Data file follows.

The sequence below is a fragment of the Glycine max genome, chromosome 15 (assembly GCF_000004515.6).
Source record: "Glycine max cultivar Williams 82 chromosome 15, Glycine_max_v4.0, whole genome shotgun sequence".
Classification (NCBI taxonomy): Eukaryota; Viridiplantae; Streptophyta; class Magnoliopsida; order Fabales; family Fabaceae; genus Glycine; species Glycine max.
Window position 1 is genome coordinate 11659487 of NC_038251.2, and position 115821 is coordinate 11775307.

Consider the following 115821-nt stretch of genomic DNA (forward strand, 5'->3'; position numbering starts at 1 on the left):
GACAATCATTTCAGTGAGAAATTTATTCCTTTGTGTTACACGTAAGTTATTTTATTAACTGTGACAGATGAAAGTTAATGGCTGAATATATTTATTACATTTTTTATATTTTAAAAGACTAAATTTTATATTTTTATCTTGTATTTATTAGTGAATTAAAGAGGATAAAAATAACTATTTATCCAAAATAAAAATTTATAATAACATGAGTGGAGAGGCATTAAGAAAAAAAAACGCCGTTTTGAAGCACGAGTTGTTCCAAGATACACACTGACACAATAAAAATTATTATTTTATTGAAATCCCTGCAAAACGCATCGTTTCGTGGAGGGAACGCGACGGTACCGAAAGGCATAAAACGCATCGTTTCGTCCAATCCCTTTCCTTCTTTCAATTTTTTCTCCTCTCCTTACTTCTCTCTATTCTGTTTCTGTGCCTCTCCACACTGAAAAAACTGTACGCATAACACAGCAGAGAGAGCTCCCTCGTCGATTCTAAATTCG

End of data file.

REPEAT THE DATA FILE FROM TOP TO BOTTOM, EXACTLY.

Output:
The sequence below is a fragment of the Glycine max genome, chromosome 15 (assembly GCF_000004515.6).
Source record: "Glycine max cultivar Williams 82 chromosome 15, Glycine_max_v4.0, whole genome shotgun sequence".
Classification (NCBI taxonomy): Eukaryota; Viridiplantae; Streptophyta; class Magnoliopsida; order Fabales; family Fabaceae; genus Glycine; species Glycine max.
Window position 1 is genome coordinate 11659487 of NC_038251.2, and position 115821 is coordinate 11775307.

Consider the following 115821-nt stretch of genomic DNA (forward strand, 5'->3'; position numbering starts at 1 on the left):
GACAATCATTTCAGTGAGAAATTTATTCCTTTGTGTTACACGTAAGTTATTTTATTAACTGTGACAGATGAAAGTTAATGGCTGAATATATTTATTACATTTTTTATATTTTAAAAGACTAAATTTTATATTTTTATCTTGTATTTATTAGTGAATTAAAGAGGATAAAAATAACTATTTATCCAAAATAAAAATTTATAATAACATGAGTGGAGAGGCATTAAGAAAAAAAAACGCCGTTTTGAAGCACGAGTTGTTCCAAGATACACACTGACACAATAAAAATTATTATTTTATTGAAATCCCTGCAAAACGCATCGTTTCGTGGAGGGAACGCGACGGTACCGAAAGGCATAAAACGCATCGTTTCGTCCAATCCCTTTCCTTCTTTCAATTTTTTCTCCTCTCCTTACTTCTCTCTATTCTGTTTCTGTGCCTCTCCACACTGAAAAAACTGTACGCATAACACAGCAGAGAGAGCTCCCTCGTCGATTCTAAATTCG